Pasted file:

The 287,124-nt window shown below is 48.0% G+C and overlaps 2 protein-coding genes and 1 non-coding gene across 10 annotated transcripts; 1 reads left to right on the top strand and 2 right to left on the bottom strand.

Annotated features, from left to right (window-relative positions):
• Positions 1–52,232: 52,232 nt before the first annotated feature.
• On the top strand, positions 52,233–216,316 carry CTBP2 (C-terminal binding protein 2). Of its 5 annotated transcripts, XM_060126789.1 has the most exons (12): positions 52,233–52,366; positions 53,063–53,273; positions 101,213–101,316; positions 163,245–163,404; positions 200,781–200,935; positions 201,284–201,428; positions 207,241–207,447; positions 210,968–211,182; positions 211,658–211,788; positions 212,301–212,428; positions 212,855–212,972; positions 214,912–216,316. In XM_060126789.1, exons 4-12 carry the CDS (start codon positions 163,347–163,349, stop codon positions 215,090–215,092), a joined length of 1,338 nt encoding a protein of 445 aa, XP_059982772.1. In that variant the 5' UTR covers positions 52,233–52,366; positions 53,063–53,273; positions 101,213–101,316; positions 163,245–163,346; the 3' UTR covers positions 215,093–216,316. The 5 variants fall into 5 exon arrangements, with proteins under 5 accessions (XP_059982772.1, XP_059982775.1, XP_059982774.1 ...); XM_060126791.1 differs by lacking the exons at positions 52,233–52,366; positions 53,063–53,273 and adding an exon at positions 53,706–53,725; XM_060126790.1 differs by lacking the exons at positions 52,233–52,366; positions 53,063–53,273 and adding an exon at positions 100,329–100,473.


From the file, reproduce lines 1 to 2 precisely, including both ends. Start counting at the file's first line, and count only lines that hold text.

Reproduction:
The 287,124-nt window shown below is 48.0% G+C and overlaps 2 protein-coding genes and 1 non-coding gene across 10 annotated transcripts; 1 reads left to right on the top strand and 2 right to left on the bottom strand.

Annotated features, from left to right (window-relative positions):